While there is always a subset of the population that displays an aversion to swallowing pills, chemotherapy and radiotherapy often result in complications that exacerbate dysphagia (difficulty swallowing). Soltomax is a unique product in its market, as it is the only available option to patients taking Tamoxifen who want, or need, a non-pill vector for the drug. Current peak revenue expectations for Soltomax are in the $20-$30 million a year range.
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Bionect is a topical treatment for burns resulting from radiation therapy, which comes in either a cream or gel and can be used to prevent or treat burns and skin irritation. Bionect contains a low molecular weight hyaluronic acid, which is able to more easily penetrate tissue and stimulate wound healing than current formulations of hyaluronic acid. Current revenue expectations for Bionect are about $5 million a year.
In September 2012, Dara BioSciences entered into an exclusive agreement with the Helsinn Group for U.S. commercial rights to market Gelclair for the purpose of treating oral mucositis (mouth sores) resulting from chemotherapy. Oftentimes patients undergoing chemotherapy or radiotherapy develop mouth sores and lesions that are painful and disruptive to quality of life. Gelcair is a bio adherent oral gel that should help alleviate and manage those painful symptoms caused by mucositis. Gelcair forms a protective barrier over oral mucosa while hydrating and lubricating damaged tissue, and it has been clinically shown to alleviate painful symptoms. Anticipated U.S. sales of Gelcair are in the $3-$5 million range.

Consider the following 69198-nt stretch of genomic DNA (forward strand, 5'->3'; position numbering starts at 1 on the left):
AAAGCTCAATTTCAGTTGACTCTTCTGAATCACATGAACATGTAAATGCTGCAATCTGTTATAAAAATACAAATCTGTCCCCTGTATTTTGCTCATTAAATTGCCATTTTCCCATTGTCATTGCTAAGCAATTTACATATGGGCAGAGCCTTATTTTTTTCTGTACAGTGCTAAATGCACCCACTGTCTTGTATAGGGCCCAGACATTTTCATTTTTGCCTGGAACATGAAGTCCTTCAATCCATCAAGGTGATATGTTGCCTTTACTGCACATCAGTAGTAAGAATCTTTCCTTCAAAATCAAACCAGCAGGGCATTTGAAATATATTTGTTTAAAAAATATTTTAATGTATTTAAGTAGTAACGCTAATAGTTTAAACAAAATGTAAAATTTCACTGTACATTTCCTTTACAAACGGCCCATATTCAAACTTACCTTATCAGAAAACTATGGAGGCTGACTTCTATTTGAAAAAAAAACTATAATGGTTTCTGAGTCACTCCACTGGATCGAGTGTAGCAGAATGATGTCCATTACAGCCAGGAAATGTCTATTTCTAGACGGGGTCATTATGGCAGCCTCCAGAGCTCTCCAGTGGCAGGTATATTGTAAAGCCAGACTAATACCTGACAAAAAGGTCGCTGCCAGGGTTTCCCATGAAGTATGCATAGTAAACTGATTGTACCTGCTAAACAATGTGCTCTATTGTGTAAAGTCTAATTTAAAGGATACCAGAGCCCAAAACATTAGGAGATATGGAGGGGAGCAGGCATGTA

These three products combine to yield an expected revenue stream in the range of $28-$40 million annually. Each product addresses a niche within a specific market and faces relatively little competition. Conservative revenue estimates for Dara BioScience's current line of products should result in a fair amount of optimism for the fundamental investor. However, as previously indicated, the purpose of this article is to highlight upcoming catalysts for the biotech event investor. My optimism for future share prices of DARA has less to do with its solid fundamentals and more to do with the company's ability to excite and invigorate the investing public through meaningful upcoming catalysts.